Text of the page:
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Simulating Sports: The Inputs and the Engines Paul Bessire Product Manager, Quantitative Analysis and Content FOX Sports Interactive, WhatIfSports.com July 15, 2009 Table of Contents WhatIfSports.com Overview Challenges with Simulating Baseball Plate Appearance Decision Tree

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simulating sports the inputs and the engines

Simulating Sports: The Inputs and the Engines

Paul Bessire

Product Manager, Quantitative Analysis and Content

FOX Sports Interactive, WhatIfSports.com

July 15, 2009

table of contents
Table of Contents
  • WhatIfSports.com Overview
  • Challenges with Simulating Baseball
  • Plate Appearance Decision Tree

Or “Improving the log5 Normalization Model for Batter/Pitcher Matchups”

  • Pedro vs. Ruth (mostly second presentation)
about whatifsports com
About WhatIfSports.com
  • February 2000 - Launched in Cincinnati with SimMatchup
  • 2001 - SimLeague Baseball (like Strat-o-Matic) and Basketball; Paul Bessire runs free leagues
  • 2002 – SimLeague Football and Hockey; Paul wins own baseball league with “Streaking Ho-Hos”
  • 2004 – Hoops Dynasty and Gridiron Dynasty; Paul joins WIS part-time “between school”
  • 2005 – WhatIfSports.com acquired by FOX Interactive Media; Paul comes on full-time
  • 2006 – Hardball Dynasty and Clutch Racing Dynasty; All simulations rewritten with Paul’s help
  • 2008 – FC Dynasty
  • Present – 600,000+ registered users, part of FOX Sports TV group
sports simulation
Sports Simulation
  • Play-by-play
    • A “play” means something different for each sport
    • Probabilities for every individual outcome
    • Random number generation
    • Pitch-by-pitch (or basketball/hockey pass-by-pass) not needed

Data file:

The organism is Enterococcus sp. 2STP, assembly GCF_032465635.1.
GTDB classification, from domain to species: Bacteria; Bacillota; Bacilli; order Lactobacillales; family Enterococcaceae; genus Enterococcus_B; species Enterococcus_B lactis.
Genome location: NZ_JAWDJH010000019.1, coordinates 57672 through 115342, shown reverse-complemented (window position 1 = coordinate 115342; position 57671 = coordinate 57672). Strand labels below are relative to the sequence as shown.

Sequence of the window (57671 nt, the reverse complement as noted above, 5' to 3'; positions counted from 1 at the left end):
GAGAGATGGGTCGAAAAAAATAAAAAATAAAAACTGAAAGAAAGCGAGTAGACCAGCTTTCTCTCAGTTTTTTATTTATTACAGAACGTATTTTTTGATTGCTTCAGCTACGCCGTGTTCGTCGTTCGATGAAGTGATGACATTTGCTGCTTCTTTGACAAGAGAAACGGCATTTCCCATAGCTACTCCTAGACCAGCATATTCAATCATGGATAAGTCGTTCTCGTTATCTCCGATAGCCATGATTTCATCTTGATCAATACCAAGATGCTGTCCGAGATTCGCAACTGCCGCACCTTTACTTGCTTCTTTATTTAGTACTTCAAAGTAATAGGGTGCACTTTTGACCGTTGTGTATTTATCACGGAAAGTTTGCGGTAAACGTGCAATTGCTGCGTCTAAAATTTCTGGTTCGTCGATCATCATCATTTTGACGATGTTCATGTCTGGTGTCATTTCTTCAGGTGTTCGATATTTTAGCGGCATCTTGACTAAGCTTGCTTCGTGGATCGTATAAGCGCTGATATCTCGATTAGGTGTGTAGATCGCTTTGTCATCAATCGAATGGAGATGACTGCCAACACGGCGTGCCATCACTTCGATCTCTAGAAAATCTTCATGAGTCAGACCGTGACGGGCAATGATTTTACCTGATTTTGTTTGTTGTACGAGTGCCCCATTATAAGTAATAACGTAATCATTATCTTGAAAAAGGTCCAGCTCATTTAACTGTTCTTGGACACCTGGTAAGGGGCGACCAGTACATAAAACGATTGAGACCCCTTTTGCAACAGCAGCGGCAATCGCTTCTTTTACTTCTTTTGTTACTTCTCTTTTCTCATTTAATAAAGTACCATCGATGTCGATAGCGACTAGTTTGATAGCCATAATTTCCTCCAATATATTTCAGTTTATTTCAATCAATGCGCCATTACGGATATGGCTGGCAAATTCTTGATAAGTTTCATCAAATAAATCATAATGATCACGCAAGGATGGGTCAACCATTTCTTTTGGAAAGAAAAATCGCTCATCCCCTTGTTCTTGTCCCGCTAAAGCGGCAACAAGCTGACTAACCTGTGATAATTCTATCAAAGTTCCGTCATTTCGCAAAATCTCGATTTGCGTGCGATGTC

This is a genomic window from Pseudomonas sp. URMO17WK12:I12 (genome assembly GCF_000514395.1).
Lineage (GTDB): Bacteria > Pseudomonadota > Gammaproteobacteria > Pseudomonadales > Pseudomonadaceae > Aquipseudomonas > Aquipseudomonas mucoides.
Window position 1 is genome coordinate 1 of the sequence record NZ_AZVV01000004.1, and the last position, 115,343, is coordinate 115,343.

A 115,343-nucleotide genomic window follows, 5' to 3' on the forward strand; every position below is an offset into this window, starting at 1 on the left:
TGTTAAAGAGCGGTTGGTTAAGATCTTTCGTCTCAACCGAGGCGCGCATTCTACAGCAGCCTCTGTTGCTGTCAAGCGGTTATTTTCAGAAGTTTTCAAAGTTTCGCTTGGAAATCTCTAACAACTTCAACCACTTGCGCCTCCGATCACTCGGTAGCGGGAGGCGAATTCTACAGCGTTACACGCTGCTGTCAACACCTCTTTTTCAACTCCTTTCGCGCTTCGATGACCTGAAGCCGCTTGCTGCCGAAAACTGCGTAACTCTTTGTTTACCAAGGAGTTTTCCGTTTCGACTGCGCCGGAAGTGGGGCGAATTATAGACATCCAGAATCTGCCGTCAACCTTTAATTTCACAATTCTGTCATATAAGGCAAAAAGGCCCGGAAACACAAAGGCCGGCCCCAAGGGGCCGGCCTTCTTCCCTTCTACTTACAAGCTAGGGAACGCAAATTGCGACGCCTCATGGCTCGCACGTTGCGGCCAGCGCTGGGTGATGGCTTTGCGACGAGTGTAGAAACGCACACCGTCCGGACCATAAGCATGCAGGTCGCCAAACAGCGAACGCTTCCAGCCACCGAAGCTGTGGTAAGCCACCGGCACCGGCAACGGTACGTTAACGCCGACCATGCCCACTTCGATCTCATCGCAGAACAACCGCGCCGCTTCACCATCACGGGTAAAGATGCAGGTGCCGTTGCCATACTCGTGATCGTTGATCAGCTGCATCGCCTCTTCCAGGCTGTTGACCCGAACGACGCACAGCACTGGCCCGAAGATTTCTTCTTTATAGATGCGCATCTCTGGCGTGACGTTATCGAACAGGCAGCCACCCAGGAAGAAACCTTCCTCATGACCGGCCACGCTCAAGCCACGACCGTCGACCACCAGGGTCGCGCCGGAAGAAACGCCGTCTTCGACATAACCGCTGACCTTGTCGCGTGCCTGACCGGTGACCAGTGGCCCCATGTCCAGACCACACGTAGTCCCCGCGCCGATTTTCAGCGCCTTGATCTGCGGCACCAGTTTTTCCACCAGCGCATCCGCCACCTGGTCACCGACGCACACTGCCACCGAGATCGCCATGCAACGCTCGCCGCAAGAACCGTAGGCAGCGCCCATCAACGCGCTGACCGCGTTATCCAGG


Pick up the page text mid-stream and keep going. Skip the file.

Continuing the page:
• Account for every possible statistical interaction during a game
  • Can be recreated quickly
    • 200+ games/second
    • All data tracked
    • Every outcome is different
    • Boxscore (link)
    • Many relevant applications (second presentation)
baseball challenges
Baseball Challenges
  • Missing Player Data
  • Defensive Metrics
  • Ballpark Effects
  • Era Adjustments
  • Assigning Value (Salaries ~ RC27# * PA or ERC# * BF + Fielding + Extremes)
  • Career “Seasons” (Pujols #3 in career $/PA, Musial #16; Gibson #31 in $/IP)
  • Fatigue (Projected PA vs Actual PA/162 or Projected IP & GP% vs Actual IP/162 & Historical GP%)
missing player data
Missing Player Data
  • Typically solved with Regression
    • Linear: Pitchers’ 2B or 3B per hit allowed or Pitches Thrown per BF
    • Multivariate: Ballpark Effects
    • May be Era and/or Ballpark Adjusted
  • Discriminate Analysis/Cluster Analysis
    • Catcher’s Arm Ratings
    • Basketball Positional Effectiveness
  • Fitting to a curve/distribution
    • Player Generation and Development
    • Assigning Ratings or Grades
significant stats has missing data
Pitchers

HBP/BF

BB/(BF – HBP)

OAV

1B/Hit Allowed

2B/Hit Allowed # (regression)

3B/Hit Allowed # (regression)

HR/Hit Allowed

K/Out # (regression)

GO/FO # (regression for GO)

BF # (approx. ~ outs + hits + bb + hbp)

Pitches Thrown/BF # (regression)

Relative Range Factor # (WIS formula)

Fielding Percentage # (fit to curve for grade)

Handedness (historical impact)

Ballpark Effects # (multivariate regression)

League Averages

Hitters

HBP/PA

BB/(PA – HBP)

AVG

1B/Hit

2B/Hit

3B/Hit

HR/Hit

K/Out # (regression)

GO/FO # (regression for GO)

PA

Relative Range Factor # (WIS formula)

Fielding Percentage # (fit to curve for grade)

Catcher Arm Rating # (discriminate analysis)

CS% (Runner) # (regression for CS)

Speed Rating # (WIS forumla)

Handedness (historical impact)

Ballpark Effects # (multivariate regression)